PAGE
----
This article is an excerpt from the Shortform book guide to "The Leadership Challenge" by James M. Kouzes and Barry Z. Posner. Shortform has the world's best summaries and analyses of books you should be reading.

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Why is it important to foster a culture of trust in the workplace? What is the relationship between team trust and company performance?

Trust is integral to human relationships and to leadership. Higher levels of trust in the workplace strongly predict higher organizational performance across a range of markers, including customer loyalty, market share, ethical behavior, and profit growth.

In this article, we’ll take a look at what building trust in the workplace entails in practice.

How to Foster a Climate of Trust in the Workplace

Trust is needed in every type of relationship within a team:

  • From leader to team: You must trust the efforts of other people or you’ll end up as merely a manager or supervisor, micromanaging everyone’s work, instead of a leader. 
  • From team to leader: If your team doesn’t trust you, they won’t follow you. They won’t believe in your vision or put in extra effort to make it come true. 
  • Among team members: Your team members must trust that they can express their thoughts openly and honestly and if they fail at a task, their teammates won’t judge them.

Studies show that people who are trusting are happier and more psychologically well-adjusted than those who see the world with suspicion. Therefore, building trust in the workplace is a foundational step in your success. 

Building trust in the workplace is a three-step process:

  • Be the first to trust.
  • Show empathy.
  • Share knowledge. 

1. Be the First to Trust

Trust must be reciprocal; your team won’t trust in you if you don’t trust in them, and as the leader, you must be the first to demonstrate trust. Trust is contagious, so once you demonstrate it, others are likely to reciprocate. Distrust is contagious, too, so the reverse is also true: If you show that you don’t trust others, they’re unlikely to trust you.

You can’t force others to trust you, but you can earn their trust by respecting them and their abilities. 

  • Allow your team to do the work you assigned them without close oversight. 
  • Encourage them to solve problems on their own. 
  • Empower them to make decisions and to use their expertise in the way they feel best. 

Also demonstrate trust by being open and honest about your goals, concerns, and values. When you reveal this kind of internal information about yourself, people usually view your motivations as more sincere, and they’re likely to respond with similar openness. For example, if you’re working on a new project, you might let your team know that this is the first time you’re leading something like this, and that you’ll need their efforts and expertise to help you. This kind of honesty will encourage them to trust your motives and leadership. 

2. Show Empathy

As jobs become more automated, the real competitive advantage of workers—especially leaders—will be their ability to foster strong relationships. The best leaders will be the ones people see as a partner with whom they want to work, instead of as someone merely issuing orders.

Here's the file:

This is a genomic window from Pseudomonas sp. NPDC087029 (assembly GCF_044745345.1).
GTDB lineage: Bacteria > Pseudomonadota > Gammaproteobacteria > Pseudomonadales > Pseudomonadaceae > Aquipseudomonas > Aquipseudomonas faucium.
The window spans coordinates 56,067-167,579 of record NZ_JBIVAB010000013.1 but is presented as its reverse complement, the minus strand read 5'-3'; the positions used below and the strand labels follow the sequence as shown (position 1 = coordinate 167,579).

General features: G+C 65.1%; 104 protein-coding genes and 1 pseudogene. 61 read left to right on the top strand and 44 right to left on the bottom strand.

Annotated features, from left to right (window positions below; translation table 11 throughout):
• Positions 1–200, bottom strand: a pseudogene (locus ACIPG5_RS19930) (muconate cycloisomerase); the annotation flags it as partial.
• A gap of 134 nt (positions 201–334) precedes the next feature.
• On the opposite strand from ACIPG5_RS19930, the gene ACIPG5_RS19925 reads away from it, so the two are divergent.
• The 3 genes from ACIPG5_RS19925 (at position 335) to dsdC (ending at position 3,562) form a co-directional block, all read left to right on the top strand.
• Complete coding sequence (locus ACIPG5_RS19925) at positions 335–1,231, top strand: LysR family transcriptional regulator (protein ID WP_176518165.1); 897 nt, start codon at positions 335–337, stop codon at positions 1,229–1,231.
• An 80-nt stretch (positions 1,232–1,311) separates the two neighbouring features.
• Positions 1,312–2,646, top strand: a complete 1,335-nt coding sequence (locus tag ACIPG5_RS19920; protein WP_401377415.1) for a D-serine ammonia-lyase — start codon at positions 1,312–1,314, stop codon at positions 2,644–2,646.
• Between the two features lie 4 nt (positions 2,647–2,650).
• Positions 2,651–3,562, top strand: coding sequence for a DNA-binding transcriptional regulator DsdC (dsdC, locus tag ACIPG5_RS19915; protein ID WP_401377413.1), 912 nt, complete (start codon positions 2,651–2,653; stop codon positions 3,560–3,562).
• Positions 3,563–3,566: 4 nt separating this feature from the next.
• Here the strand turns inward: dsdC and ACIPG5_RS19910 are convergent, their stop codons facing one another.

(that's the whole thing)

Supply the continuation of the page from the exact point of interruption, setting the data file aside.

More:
To show empathy for others, treat them respectfully. 

  • When you treat people respectfully, you show them that you accept them for who they are. In doing so, you allow them to feel valued, which motivates them to work harder for you. 
  • It also encourages them to speak freely to you about challenges, with an understanding that you’ll be constructive in your responses. This ensures that they deal with problems proactively.

One of the best ways to show respect for someone is to actively listen to them. Active listening is more than just hearing—it’s engaging in a conversation centered around their thoughts and concerns that makes them feel valued. When you listen actively, you:

  • Ask questions that probe and result in insights.
  • Offer suggestions.
  • Listen to ideas nonjudgmentally so people feel comfortable bouncing thoughts off of you. 

3. Share Knowledge

When you share your knowledge and insights with your team, you reassure them of your competence, which increases their trust in you. Conversely, if you keep information to yourself, they’ll feel you’re protecting your “turf” and looking out for your own interests over their interests, which decreases their trust in you.

Encourage your team members to share information with each other, as well, as this will similarly increase their trust in each other. 

The 3 Steps to Building Trust in the Workplace

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Darya Sinusoid

Darya’s love for reading started with fantasy novels (The LOTR trilogy is still her all-time-favorite). Growing up, however, she found herself transitioning to non-fiction, psychological, and self-help books. She has a degree in Psychology and a deep passion for the subject. She likes reading research-informed books that distill the workings of the human brain/mind/consciousness and thinking of ways to apply the insights to her own life. Some of her favorites include Thinking, Fast and Slow, How We Decide, and The Wisdom of the Enneagram.

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